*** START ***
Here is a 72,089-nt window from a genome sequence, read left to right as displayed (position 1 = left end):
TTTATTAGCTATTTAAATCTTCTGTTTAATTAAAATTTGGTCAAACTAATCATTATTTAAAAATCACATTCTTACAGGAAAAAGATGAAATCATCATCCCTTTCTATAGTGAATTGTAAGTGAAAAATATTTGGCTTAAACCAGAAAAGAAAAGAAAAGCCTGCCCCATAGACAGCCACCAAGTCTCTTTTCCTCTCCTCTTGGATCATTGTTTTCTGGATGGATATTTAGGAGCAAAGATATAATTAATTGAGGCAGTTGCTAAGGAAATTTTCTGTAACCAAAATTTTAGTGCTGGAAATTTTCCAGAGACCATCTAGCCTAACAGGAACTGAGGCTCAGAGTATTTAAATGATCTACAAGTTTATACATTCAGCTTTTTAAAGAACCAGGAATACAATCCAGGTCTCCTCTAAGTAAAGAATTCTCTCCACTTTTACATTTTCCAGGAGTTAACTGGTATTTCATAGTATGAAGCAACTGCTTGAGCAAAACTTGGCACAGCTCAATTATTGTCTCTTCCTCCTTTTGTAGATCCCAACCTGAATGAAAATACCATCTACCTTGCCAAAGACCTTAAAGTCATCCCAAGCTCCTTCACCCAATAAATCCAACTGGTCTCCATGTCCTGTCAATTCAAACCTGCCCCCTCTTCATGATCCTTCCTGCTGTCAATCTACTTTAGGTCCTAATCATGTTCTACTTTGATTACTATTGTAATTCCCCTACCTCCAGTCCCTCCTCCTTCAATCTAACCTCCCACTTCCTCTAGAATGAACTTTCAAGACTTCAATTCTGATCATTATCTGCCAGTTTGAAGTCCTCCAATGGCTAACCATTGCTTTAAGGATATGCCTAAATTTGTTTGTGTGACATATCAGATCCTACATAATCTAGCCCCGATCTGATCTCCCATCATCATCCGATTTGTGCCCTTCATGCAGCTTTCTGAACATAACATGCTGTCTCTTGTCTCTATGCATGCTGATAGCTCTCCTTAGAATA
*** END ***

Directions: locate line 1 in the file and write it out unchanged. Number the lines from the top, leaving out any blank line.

Here is a 72,089-nt window from a genome sequence, read left to right as displayed (position 1 = left end):